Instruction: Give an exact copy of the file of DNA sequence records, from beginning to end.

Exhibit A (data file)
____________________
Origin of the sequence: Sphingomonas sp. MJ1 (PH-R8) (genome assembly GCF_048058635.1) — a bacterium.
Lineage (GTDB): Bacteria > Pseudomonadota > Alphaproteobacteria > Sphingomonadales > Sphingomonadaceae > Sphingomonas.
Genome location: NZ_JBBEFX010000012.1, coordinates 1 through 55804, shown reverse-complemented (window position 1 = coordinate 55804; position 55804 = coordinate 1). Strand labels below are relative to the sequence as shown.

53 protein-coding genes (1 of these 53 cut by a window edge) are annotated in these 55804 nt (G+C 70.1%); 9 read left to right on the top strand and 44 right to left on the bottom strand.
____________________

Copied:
Origin of the sequence: Sphingomonas sp. MJ1 (PH-R8) (genome assembly GCF_048058635.1) — a bacterium.
Lineage (GTDB): Bacteria > Pseudomonadota > Alphaproteobacteria > Sphingomonadales > Sphingomonadaceae > Sphingomonas.
Genome location: NZ_JBBEFX010000012.1, coordinates 1 through 55804, shown reverse-complemented (window position 1 = coordinate 55804; position 55804 = coordinate 1). Strand labels below are relative to the sequence as shown.

53 protein-coding genes (1 of these 53 cut by a window edge) are annotated in these 55804 nt (G+C 70.1%); 9 read left to right on the top strand and 44 right to left on the bottom strand.